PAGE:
If you are an American engineer. There will always and have always been a flow of talented immigrant engineers. So, the better welfare for them(us) the better welfare for American engineers. That is why, a while back, in answer to false claims of shortages and a correct claim of the country getting such talented engineers, I suggested immigrant engineers should be given citizenship outright. As, “they” would become “us”, command better pay and be free agents an not be treated as indentured servants. Thus lifting the boat for all.

  13. Bhaskara II says:

    “Ironically the vigorous claims of shortages concern occupations in science and engineering, yet manage to ignore or reject most of the science-based evidence on the subject. The repeated past cycles of “alarm/boom/bust” have miscalculated public and private resources by periodically expanding higher education in science and engineering beyond levels for which there were attractive career opportunities. In so doing they produced large unintended costs for those talented students who devoted many years of advanced education to prepare for careers that turned out to be unattractive by the time they graduated, or who later experienced massive layoffs in mid-career with few prospects to be rehired.”

    I hate to have quoted “The Atlantic” but I they put so much in one paragraph.

    I am seeing other countries do the same thing, but worse.

  14. Tim Ward says:

    Congratulations, Bhaskara II.

  15. Bhaskara II says:

    Congratulations for what, Tim Ward?

  16. Bhaskara II says: As of Jan 24, “he ext is not available.
    —-Zoe Lofgren
    Representative for California’s 19th congressional district

  17. Tim Ward says:

    What is infrastructure? My idea of infrastructure is beyond the roads, bridges, ports, airports, rails, canals, water, utilities, …

    For me, scientific, technical, engineering and other research and the buildings equipment education etc required are also infrastructure.

    For example, professor Keen’s modelling software system fits into this, and it can be publicly supported. From that, and many other types of research, biochemical, electronic, medical, materials, etc results arise that propel new insights, new ideas and economic development. Now that we are in a high productivity economic system, we should include infrastructure development that will be where the cutting edge will be for new development and new discoveries. And new opportunities for infrastructure will also appear. Growth doesn’t have to be size, it can be knowledge. Intellectual capital. Human capital.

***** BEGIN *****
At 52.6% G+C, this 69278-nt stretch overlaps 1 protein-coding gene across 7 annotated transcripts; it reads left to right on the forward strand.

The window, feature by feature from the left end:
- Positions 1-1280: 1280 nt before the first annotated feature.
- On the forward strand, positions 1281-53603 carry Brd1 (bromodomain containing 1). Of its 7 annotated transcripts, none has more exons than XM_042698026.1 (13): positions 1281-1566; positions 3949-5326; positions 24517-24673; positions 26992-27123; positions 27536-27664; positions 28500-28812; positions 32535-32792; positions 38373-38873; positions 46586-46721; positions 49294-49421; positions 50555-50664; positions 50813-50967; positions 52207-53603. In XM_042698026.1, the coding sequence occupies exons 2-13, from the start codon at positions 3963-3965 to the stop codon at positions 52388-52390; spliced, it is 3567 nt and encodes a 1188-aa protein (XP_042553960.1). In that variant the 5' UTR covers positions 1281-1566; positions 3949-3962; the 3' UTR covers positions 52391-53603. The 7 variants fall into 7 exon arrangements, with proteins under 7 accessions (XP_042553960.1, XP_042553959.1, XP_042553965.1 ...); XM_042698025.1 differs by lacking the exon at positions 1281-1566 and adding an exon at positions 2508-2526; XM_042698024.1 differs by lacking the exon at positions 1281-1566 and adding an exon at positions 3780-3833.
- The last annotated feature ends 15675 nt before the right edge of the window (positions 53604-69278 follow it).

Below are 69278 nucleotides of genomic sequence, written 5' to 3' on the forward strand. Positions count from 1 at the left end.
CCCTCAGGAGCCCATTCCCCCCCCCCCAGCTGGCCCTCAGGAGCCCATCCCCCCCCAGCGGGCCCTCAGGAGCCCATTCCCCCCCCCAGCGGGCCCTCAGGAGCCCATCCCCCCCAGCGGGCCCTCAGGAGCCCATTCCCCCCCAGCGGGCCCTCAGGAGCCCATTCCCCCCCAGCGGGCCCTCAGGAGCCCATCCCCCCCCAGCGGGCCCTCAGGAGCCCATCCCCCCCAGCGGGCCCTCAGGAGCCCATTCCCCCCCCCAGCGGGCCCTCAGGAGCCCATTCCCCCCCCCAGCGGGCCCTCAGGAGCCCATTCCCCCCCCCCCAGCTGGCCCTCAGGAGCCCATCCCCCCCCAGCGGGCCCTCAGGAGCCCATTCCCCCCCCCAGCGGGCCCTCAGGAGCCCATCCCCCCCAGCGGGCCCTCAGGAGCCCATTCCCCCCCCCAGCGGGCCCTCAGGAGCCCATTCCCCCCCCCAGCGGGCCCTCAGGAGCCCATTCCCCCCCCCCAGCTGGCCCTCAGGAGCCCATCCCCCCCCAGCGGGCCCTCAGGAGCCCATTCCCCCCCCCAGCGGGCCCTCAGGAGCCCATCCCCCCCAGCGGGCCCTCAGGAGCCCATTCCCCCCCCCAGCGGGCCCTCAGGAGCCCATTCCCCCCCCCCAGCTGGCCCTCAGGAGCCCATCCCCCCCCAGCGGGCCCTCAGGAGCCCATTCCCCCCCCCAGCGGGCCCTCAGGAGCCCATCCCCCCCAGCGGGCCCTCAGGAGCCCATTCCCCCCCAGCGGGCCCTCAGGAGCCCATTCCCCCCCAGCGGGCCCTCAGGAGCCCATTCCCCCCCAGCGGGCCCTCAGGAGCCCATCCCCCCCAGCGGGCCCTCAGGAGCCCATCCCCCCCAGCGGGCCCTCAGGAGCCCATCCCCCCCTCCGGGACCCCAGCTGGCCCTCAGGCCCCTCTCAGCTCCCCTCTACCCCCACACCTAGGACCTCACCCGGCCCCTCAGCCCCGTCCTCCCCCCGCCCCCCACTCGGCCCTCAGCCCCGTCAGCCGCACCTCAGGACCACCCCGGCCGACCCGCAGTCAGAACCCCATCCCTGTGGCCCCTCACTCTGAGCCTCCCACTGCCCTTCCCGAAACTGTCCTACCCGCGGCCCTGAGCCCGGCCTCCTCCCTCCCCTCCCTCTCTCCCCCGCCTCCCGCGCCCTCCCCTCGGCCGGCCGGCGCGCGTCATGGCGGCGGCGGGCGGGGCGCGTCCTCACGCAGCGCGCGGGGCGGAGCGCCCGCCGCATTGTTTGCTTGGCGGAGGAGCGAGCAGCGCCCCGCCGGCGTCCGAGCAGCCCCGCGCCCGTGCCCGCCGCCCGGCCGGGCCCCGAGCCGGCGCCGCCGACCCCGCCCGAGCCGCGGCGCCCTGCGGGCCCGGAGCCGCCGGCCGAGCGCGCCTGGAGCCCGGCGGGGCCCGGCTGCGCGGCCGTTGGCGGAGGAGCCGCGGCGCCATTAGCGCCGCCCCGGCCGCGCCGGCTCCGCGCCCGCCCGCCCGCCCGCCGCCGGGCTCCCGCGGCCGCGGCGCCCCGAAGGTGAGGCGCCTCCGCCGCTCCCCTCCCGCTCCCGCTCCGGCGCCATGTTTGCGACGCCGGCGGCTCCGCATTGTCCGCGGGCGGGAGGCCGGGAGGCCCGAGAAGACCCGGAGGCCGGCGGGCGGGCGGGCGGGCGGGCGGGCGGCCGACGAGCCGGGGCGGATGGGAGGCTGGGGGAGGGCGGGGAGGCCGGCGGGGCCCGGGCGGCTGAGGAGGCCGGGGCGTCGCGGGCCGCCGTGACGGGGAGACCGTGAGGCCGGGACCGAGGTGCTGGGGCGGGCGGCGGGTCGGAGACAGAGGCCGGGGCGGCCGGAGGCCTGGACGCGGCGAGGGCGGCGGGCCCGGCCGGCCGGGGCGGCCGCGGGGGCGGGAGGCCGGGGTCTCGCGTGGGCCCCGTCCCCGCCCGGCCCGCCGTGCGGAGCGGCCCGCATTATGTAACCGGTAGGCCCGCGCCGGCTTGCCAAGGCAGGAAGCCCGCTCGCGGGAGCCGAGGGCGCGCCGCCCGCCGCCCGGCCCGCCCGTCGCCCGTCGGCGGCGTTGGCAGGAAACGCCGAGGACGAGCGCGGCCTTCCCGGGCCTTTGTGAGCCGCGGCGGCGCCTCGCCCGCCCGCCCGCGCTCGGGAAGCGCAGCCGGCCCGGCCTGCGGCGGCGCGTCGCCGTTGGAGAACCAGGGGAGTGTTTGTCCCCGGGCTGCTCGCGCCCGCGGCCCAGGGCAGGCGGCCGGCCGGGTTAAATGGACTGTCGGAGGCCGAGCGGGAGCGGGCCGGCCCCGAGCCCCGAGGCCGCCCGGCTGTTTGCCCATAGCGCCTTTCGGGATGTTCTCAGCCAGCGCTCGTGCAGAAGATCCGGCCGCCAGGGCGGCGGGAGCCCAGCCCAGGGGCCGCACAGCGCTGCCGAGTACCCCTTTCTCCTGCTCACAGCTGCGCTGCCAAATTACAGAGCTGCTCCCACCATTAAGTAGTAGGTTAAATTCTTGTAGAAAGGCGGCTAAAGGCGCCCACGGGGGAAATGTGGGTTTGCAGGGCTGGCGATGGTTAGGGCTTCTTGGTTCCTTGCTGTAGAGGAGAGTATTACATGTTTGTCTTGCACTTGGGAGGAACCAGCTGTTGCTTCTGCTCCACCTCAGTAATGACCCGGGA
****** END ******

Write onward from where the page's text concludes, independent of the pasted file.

18. Bhaskara II says:

    RE: Example of a how a bank increased it’s capital. (Italian bank)

    What, when, where, why, and how:

    Unicredit bank of Italy just sold 13 new shares for every existing 5 old shares at a discount. They were sold as a subscription I think to the previous share holders for near 8 euros a share.

    The stock price on the market dropped from 26 per share to near 13 per share.

    This dilutes the share holders but raises money thus saving the bank and the depositors for now.

    Capital had fallen, accounting wise, because they had expensed assets on the books from the historical cost to a new estimated current value.

    This is after a run up in stock price after the Italian referendum vote of no and talking up their strategy for raising capital. I do not see stories on how much would be expensed.
    Click 6 month stock price chart:

  19. Bhaskara II says:

    More on why:
    Capital ended up low and there is a non performing loan problem. They have reduced staff and will also be selling non performing loans.

  20. Bhaskara II says:

    An other heliocentric theorist:

    Aristarchus of Samos (/?ær??st??rk?s/; Greek: ?????????? ? ??????, Aristarkhos ho Samios; c. 310 – c. 230 BC)

  21. Bhaskara II says:

    RE: A Universal Basic Income Experiment in Finland

    “s Finland’s basic universal income a solution to automation, fewer jobs and lower wages?

    Both left and right are promoting the idea of a basic wage for everyone, currently on trial, as a solution to the new world of work

    ‘ “For me, it’s like free money on top of my earnings – it’s a bonus,” he tells me. But he thinks the basic income will make a big difference to others who are unemployed, especially those who are entrepreneurially minded. “If someone wants to start their own business, you don’t get unemployment benefits even if you don’t have any income for six months. You have to have savings, otherwise it’s not possible.” ‘

    Ha ha. Fire your employees and they might become capitalists like you!

  22. Bhaskara II says:

    ‘When he got the letter after Christmas saying he was entitled to an unconditional income of €560 (£478) a month, Mika Ruusunen couldn’t believe his luck. “At first I thought it was a joke. I had to read it many times. I looked for any evidence it might be false.” ‘

    So it is an actual economic experiment and the data will be available in the future.. The article mentioned that the previous benefit system discourages people from earning part time money and starting business. I could not read the whole of the article, just the top. I don’t know why it is so long.